Monday, July 5, 2010

A Hundred Years

A hundred years ago I lived and worked in a funeral home on Chicago's north side. It was how I managed to get through the last two years of my undergraduate degree. The neighborhood was still down at the heel, soon-to-be gentrified, and was home to three transient hotels within spitting distance of each other and the funeral home. Prostitutes, drug dealers, the insane and solitary old men peopled the neighborhood and we buried them all. But the largest population that wound up in our morgue, set for a cheap cloth-covered casket and a quick burial paid for by the state were the drunks, the stumble-down, sterno-eating rummies whose faces were forever puffy with fresh wounds from the beatings they took on a regular basis from the other drunks fighting over a bottle.

They were my professors in The Fucked Life 101.

I knew them on sight, though never their name until they died. They all were skinny and weak from the booze, the cigarettes, the shit food they managed to eat from time to time and the simple hardness of living as they did.

There was one drunk, a guy somewhere in his fifties, who would disappear for three or four months at a time and then return to Belmont Avenue and all it had to offer a fucked-in-the-head drunk. One day the funeral director - a great, kind, tubby red-headed fellow named Karl - and I were standing at the front door having a cup of coffee, watching the parade of characters straight out of Hieronymous Bosch, when Karl says, "Looks like Bobby's back," and he pointed to a tall scrawny guy, drunk at 9 am, screaming at a fithy, overweight woman. Karl continued, "Bobby takes the cure once a year, heads back home to Tennessee, finds Jesus, a warm bed and three squares from his family, but always manages to find his way back here. Been like this for as long as I've been here. Going on 15 years. We'll be burying him soon enough."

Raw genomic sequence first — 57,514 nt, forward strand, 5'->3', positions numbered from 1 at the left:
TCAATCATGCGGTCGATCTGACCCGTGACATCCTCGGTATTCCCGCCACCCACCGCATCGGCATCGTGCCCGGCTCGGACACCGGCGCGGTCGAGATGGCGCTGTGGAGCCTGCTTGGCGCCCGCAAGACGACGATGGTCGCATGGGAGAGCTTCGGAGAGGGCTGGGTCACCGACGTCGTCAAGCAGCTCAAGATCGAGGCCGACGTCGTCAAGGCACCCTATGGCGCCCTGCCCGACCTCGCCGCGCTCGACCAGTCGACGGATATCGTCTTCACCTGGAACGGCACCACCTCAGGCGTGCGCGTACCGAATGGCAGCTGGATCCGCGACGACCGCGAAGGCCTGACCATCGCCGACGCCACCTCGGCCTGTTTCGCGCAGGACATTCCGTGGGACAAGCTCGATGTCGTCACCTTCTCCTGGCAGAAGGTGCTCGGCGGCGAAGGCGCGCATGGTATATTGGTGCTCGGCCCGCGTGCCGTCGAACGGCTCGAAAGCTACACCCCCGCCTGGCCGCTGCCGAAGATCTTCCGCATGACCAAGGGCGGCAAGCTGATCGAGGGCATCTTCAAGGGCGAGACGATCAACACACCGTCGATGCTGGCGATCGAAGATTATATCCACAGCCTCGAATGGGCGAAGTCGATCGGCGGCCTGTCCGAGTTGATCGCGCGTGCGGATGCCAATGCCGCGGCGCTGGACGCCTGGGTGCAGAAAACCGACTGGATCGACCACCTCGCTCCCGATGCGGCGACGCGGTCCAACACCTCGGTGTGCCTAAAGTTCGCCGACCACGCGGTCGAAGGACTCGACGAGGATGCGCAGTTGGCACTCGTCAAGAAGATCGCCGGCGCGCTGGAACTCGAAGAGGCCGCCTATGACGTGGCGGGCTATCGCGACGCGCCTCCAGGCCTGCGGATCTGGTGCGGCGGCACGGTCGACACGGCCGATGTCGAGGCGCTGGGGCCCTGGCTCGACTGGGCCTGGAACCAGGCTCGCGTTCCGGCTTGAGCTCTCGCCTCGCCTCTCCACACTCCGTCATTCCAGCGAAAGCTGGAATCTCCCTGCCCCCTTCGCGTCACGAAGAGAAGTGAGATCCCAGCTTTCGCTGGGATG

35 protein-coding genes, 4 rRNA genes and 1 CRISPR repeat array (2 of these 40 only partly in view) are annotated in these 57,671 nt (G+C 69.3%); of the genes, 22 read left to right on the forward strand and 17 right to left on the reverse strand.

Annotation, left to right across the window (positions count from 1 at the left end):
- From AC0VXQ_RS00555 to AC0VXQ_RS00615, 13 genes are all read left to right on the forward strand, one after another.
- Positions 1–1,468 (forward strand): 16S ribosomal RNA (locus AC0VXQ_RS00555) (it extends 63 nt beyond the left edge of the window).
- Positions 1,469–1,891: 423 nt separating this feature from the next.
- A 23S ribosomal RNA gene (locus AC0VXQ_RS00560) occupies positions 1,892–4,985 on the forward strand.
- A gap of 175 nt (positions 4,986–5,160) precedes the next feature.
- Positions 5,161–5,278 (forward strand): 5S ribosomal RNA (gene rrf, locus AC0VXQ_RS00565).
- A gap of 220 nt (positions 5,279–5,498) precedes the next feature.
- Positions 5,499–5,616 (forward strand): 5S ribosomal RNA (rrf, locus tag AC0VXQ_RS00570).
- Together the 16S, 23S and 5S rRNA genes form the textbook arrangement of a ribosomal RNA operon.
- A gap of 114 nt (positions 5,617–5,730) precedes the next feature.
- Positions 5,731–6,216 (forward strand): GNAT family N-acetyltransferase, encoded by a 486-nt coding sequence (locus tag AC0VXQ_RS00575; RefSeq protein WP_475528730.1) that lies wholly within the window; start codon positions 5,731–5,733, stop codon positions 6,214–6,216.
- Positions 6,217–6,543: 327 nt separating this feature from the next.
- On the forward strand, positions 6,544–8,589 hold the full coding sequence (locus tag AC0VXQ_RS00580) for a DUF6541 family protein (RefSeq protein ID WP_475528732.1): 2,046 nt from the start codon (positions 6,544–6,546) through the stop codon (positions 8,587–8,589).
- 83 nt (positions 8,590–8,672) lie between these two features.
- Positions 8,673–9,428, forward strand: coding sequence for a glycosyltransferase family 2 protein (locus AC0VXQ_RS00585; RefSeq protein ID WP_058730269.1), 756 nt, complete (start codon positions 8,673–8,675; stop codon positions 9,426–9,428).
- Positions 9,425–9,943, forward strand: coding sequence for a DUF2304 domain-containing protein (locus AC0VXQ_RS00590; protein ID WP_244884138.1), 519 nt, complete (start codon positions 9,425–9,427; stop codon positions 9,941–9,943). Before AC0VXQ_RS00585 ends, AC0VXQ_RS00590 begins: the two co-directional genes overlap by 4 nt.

* * *

Taking the cure, cleaning up your act, getting one's shit together, is useless unless you make it stick. I'd argue that getting yourself unfucked only to slip right back into the patterns and habits that fucked you in the first place is worse than never cleaning up because you now know better and turning your back on it (because you don't have the balls to stick with it) is soul-crushing. Unwashed decrepitude is at least ignorant, and so blessed.

Karl's comment on Bobby's cycle of sobriety and Belmont Avenue struck me like a two by four to the forehead - I'd seen it before; I'd grown up with it but didn't have a name for it. It wasn't drink that cycled through my family's life, it was the unending pattern of emotional abuse and abandonment to that abuse that I recognized in Bobby's gaunt frame, in Karl's comment, for we, too, as a family would take the cure after a blowup, and we'd sail quietly for a month or so until the next eruption came, followed by more unkept promises to change.

The fucked are toddlers who refuse to learn that climbing up bookcases causes those bookcases to fall on top of you no matter how many times those bookcases fall.

Among the worst by-products of such cycles is the arrival of hope. Hope, the promise of promises made, does more to keep you fucked than the original fucking because you hold to a vision of how things might be, rather than dealing with how things are. It is wishful, magical thinking that has no support, no ballast, no grounding to allow that vision to come to fruition. It is always Spring. It is always becoming. It never arrives.

Look at the patterns you've established. Do you take the cure from time to time when things run bad only to set it down and forget where you've been, or are you the one washing and feeding the drunk, hoping this time he'll get it right?

Here's how all this ends:

A month after Karl and I saw Bobby screaming at his greasy girlfriend we buried him in a cheap cloth casket. He'd been eating sterno for the alcohol in it and so poisoned himself unto death. His cycle complete.

* * *

If you think this is about boozehounds, you are wrong.


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